SNOQUALMIE, Wash. (AP) -- The scoreboards around the TPC Snoqualmie Ridge continued to list Ray Stewart's full name on Saturday, an appreciative gesture for spectators who know nothing about the Boeing Classic leader.
|INSIDE THE NUMBERS|
|STEWART THRU 36 HOLES|
This much is known: instead of faltering in the second round as could be expected from an unknown, Stewart expanded his lead. And a victory on Sunday will make Stewart exempt on the Champions Tour for a full year.
That means no more qualifying school or Monday qualifying events.
"No complaints," he said.
Stewart, who only made this week's tournament by surviving a 10-man playoff in a Monday qualifier, shot a 4-under 68 and is the surprising leader at 10 under entering Sunday's final round.
"Who's to say he's not supposed to be up there?" said Scott Hoch, who will be in the final group with Stewart on Sunday but is four shots back. "We have a lot of good players who have to qualify, and it's not surprising to me at all that we have a guy who is qualifying and playing this well."
Stewart wasn't rattled playing in the last group, making 12 pars and taking advantage of his birdie opportunities. His only hiccup came on the par-3 17th, when a poor tee shot led to his first bogey of the tournament.
Stewart started with a long birdie putt on the par-5 first hole, then added birdies at Nos. 8, 10 and 14. He rebounded from his only bogey, with a delicate pitch from the rough to 2 feet on No. 18 and his fifth birdie.
"Not totally comfortable out there, but I survived," Stewart said. "Went in with a two-shot lead and now I lead by four, I must be doing something different than the other guys."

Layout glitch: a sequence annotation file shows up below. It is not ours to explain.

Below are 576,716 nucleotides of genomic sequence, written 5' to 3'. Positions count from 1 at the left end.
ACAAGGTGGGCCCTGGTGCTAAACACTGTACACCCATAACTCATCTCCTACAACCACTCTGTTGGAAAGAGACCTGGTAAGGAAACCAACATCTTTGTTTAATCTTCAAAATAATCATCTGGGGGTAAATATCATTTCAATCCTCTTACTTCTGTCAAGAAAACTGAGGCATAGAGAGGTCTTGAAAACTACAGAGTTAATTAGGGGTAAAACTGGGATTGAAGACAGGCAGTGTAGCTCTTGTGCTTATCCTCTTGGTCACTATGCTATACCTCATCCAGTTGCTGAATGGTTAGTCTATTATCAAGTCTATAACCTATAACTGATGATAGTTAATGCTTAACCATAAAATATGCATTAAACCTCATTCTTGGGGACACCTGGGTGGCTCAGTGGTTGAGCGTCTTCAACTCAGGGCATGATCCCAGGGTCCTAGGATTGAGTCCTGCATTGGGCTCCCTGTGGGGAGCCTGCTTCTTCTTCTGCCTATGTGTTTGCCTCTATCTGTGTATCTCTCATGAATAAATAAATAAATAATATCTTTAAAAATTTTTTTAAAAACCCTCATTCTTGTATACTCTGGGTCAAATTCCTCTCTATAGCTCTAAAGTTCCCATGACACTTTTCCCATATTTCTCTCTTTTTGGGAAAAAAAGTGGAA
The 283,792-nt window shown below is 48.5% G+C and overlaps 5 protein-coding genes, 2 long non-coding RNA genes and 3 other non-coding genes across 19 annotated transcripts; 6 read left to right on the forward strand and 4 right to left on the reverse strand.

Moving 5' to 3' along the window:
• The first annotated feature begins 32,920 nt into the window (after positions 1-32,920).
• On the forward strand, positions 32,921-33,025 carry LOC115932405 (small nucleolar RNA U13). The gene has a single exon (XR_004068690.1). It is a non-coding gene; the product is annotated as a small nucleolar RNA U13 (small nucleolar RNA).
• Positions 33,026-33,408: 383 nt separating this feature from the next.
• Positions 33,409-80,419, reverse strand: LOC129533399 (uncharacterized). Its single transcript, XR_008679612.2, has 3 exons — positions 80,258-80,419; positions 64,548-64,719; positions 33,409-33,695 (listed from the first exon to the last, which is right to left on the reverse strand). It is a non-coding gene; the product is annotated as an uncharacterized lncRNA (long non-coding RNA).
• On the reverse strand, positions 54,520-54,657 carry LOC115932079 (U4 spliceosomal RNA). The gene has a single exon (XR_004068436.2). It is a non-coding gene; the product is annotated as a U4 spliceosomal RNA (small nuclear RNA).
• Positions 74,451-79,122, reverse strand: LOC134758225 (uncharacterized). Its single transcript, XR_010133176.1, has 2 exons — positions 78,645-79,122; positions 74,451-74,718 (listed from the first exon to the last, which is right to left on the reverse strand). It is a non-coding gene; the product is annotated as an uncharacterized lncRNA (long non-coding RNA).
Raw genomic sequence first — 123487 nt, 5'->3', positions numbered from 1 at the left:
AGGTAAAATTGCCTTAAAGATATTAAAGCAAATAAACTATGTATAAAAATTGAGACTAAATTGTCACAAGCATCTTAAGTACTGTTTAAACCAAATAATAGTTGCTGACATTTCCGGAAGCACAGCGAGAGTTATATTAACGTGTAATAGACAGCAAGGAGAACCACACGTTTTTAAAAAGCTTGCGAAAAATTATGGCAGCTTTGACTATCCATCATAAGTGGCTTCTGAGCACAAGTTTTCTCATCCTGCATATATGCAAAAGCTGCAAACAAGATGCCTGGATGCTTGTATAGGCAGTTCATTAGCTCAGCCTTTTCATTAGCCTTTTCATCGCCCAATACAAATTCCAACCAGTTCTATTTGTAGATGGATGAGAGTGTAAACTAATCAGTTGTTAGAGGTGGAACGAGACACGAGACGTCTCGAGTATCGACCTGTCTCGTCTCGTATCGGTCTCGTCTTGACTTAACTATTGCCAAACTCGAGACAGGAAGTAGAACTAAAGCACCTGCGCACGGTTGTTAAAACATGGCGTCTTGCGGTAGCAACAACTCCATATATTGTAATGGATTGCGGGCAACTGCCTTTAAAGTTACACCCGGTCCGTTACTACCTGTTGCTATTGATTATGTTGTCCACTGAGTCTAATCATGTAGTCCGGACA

The native of Abbotsford, British Columbia, is playing in his first tournament since the 2006 Senior British Open and trying to become the first qualifier to win a Champions Tour event since Pete Oakley at the 2004 Senior British Open.
Ten players in tour history have qualified that week and then won an event. None of the 10 have ever led wire-to-wire, as Stewart is trying to accomplish. Stewart's last tournament victory was in 1999 when he won twice on the Canadian Tour -- the Edmonton Open and the Canadian Masters.
"I'm not predicting I'm going to win the golf tournament, but it's nice I can screw up four times before anyone catches me," Stewart said.
While Stewart is a relatively unknown, the group set to try and chase him down on Sunday is full of marquee players with experience closing out victories. Seventeen players are within six shots of the lead.
Hoch made six birdies and one bogey en route to a 5-under 67, on a day when his ball striking was inconsistent and he let out an "ouch" after miss-hitting his tee shot on the 18th. But Hoch took advantage of a handful of strong approach shots, making four birdie putts inside 10 feet.
After a warm, sun-filled first round on Friday, Hoch knew some different weather was on its way Saturday, when both he and his wife had arthritic aches in their hands. The cool, cloudy Saturday afternoon didn't squeeze out much rain until after Hoch finished.
"I played much better yesterday and shot 1 under. Today, nothing great, but just didn't get myself in trouble," Hoch said.
Denis Watson, Bruce Vaughan and Gil Morgan all joined Hoch at 6 under. Vaughan also played in the Monday qualifier and didn't gain an automatic spot in the field, but was the first alternate and got in the field when Jim Dent withdrew.
"Qualifying this year is not easy," said Vaughan, who will be in the last group with Stewart.
Craig Stadler shot the lowest round of the day, firing a 7-under 65 to get to 5 under for the tournament. After making just two birdies in his first round, Stadler made seven on Saturday and eagled the 590-yard, par-5 15th.
The group at 5 under also includes Mark O'Meara, who shot 68, making just one bogey a day after bogeying three of his last four holes.
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